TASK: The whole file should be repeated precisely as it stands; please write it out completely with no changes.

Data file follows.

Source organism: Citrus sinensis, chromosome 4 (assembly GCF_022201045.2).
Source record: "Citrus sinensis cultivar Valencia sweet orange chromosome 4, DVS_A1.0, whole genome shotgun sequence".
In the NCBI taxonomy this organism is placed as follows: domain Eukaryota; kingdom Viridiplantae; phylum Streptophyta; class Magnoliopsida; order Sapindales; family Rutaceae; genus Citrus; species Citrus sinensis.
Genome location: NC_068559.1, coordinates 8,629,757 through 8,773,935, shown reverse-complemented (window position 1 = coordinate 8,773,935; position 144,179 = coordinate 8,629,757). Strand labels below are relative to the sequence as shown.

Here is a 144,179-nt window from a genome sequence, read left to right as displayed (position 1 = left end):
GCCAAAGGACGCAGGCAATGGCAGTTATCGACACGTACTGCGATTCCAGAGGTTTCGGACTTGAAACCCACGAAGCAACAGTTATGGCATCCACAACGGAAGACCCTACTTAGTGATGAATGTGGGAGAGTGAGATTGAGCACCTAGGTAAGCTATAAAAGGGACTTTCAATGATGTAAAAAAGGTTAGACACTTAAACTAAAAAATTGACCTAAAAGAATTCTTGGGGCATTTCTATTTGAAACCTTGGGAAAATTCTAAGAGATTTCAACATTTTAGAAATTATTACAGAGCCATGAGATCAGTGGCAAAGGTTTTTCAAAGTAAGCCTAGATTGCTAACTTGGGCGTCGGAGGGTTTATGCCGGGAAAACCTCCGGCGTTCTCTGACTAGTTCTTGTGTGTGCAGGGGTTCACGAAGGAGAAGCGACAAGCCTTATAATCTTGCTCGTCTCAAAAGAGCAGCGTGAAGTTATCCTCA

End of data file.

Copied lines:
Source organism: Citrus sinensis, chromosome 4 (assembly GCF_022201045.2).
Source record: "Citrus sinensis cultivar Valencia sweet orange chromosome 4, DVS_A1.0, whole genome shotgun sequence".
In the NCBI taxonomy this organism is placed as follows: domain Eukaryota; kingdom Viridiplantae; phylum Streptophyta; class Magnoliopsida; order Sapindales; family Rutaceae; genus Citrus; species Citrus sinensis.
Genome location: NC_068559.1, coordinates 8,629,757 through 8,773,935, shown reverse-complemented (window position 1 = coordinate 8,773,935; position 144,179 = coordinate 8,629,757). Strand labels below are relative to the sequence as shown.

Here is a 144,179-nt window from a genome sequence, read left to right as displayed (position 1 = left end):
GCCAAAGGACGCAGGCAATGGCAGTTATCGACACGTACTGCGATTCCAGAGGTTTCGGACTTGAAACCCACGAAGCAACAGTTATGGCATCCACAACGGAAGACCCTACTTAGTGATGAATGTGGGAGAGTGAGATTGAGCACCTAGGTAAGCTATAAAAGGGACTTTCAATGATGTAAAAAAGGTTAGACACTTAAACTAAAAAATTGACCTAAAAGAATTCTTGGGGCATTTCTATTTGAAACCTTGGGAAAATTCTAAGAGATTTCAACATTTTAGAAATTATTACAGAGCCATGAGATCAGTGGCAAAGGTTTTTCAAAGTAAGCCTAGATTGCTAACTTGGGCGTCGGAGGGTTTATGCCGGGAAAACCTCCGGCGTTCTCTGACTAGTTCTTGTGTGTGCAGGGGTTCACGAAGGAGAAGCGACAAGCCTTATAATCTTGCTCGTCTCAAAAGAGCAGCGTGAAGTTATCCTCA